Now obviously, a lot of great games have been made by designers who have only worked on a single game at a time, but below represents a few good reasons why you should have more than one thing going at once. I am currently actively testing 5 games (meaning I run at least 1 playtest a month for them).
A short list of the advantages of working on multiple games:
You learn a lot just from going through the design and testing process on a game. So why not learn those lessons faster by working on more than one thing? Exposure to how to test and analyze design problems for games of different mechanics, genres, lengths, etc are all useful game design skills. This is one of the reasons playing other designer’s prototypes is such a valuable experience as new designer. You’ll learn as much about what not to do, as things to improve your own design, so working on more than one project will help you “fail faster’.
If you are getting hung up or stuck on a design issue, working on multiple games lets you take a break and switch focus. Let’s say you get a bunch of feedback about the player powers in a game, but you can’t figure out the design solution right away. You can sit on that feedback and spend a little design time on it each week while focusing on another project instead.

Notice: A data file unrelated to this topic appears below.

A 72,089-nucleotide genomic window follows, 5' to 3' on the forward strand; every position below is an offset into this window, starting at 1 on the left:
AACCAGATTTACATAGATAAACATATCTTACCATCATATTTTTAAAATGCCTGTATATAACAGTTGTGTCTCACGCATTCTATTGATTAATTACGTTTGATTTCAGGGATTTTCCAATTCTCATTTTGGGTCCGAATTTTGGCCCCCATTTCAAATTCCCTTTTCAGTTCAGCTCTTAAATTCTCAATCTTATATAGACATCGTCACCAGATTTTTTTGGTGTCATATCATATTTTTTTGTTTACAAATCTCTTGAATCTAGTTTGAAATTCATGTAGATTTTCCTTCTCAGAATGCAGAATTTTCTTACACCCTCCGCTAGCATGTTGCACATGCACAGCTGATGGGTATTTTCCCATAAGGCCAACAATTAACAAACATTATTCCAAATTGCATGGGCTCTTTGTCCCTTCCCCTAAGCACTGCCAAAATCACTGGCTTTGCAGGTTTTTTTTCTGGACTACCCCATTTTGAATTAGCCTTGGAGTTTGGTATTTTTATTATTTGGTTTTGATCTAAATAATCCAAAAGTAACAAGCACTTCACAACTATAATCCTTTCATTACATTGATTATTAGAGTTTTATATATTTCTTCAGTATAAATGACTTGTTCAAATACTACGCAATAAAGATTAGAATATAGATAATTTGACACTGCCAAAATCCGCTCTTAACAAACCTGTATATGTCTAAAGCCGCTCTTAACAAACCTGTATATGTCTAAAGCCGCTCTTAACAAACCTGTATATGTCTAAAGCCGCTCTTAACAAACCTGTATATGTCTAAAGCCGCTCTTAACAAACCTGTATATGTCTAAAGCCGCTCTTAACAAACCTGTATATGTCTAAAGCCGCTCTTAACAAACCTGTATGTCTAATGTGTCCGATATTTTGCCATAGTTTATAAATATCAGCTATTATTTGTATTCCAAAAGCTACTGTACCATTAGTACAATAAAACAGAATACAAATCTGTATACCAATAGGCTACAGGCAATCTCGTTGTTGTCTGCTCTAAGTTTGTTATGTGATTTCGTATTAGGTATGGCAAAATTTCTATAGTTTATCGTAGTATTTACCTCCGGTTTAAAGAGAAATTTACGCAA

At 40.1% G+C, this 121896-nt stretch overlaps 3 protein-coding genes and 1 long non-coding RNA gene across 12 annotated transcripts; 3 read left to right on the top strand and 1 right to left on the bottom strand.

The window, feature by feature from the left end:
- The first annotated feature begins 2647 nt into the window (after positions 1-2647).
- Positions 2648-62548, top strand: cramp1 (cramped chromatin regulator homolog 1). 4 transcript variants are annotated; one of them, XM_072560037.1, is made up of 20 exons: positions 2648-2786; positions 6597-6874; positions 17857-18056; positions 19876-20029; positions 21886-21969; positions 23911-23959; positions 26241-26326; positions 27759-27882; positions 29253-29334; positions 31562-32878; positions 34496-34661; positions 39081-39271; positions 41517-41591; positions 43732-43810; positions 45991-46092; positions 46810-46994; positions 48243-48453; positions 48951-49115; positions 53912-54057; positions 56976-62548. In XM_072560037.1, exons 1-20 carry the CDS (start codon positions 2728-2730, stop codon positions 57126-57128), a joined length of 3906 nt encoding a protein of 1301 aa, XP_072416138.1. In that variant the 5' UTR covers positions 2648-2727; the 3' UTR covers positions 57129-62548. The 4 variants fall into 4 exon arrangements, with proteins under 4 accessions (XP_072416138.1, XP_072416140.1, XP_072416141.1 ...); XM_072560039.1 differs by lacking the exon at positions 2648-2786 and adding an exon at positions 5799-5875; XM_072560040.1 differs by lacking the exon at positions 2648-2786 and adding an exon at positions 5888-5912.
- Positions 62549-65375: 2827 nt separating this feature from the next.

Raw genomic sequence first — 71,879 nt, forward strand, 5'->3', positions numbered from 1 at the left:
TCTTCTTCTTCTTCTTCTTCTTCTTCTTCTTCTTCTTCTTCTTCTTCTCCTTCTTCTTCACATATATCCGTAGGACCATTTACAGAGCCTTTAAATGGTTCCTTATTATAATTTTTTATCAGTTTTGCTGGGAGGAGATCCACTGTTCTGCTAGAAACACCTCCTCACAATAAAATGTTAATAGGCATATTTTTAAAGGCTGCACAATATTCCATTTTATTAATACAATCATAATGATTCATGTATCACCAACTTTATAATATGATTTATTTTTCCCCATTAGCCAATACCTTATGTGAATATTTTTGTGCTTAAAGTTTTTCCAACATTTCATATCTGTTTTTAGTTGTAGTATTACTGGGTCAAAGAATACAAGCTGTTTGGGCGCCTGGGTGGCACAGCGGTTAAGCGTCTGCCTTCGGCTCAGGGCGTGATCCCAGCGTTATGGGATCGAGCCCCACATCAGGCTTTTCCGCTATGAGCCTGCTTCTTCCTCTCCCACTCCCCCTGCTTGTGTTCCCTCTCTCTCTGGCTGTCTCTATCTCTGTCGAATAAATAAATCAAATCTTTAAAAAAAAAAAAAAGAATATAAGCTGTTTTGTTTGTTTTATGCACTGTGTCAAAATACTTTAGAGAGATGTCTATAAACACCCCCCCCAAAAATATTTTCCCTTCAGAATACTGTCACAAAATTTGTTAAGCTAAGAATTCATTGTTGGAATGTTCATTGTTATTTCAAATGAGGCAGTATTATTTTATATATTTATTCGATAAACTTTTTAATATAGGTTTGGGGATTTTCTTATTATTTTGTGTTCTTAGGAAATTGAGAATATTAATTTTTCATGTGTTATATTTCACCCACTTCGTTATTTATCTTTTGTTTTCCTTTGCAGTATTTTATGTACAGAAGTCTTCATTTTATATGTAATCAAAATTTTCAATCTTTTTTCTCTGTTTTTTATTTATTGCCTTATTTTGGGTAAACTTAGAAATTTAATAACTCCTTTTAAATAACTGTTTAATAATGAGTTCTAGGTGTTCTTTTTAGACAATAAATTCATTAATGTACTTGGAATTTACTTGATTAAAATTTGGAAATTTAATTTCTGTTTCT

Test more frequently.
If you are stuck doing revisions, or haven’t had enough time to make a new prototype from revisions you’ve already designed, you can still show up to game nights / playtest sessions with your other game(s). Since this happens pretty frequently (you’ll have lag time in making new versions), it means you’ll be able to test more consistently. And that also is helping you build your own name in the design community, as well as keeping the wheels turning on your learning process and thinking about game design.
Test more consistently.
You can test different games with different audiences, and don’t miss getting any tests done because the player count, interest, or timing wasn’t right to test one of your games. That way, you are never missing out on audience. If you’re tabling at a convention, it helps to have games of multiple themes and lengths, so ideally you can have something that appeals to most people walk by.
You won’t be overly attached.
If you have more than one game, you won’t be as attached to your baby, and you’ll be able to make more objective decisions about cutting things out of it (or even scrapping a whole game). It’s easier for you to make the decisions, and its easier for playtesters to provide critiques.
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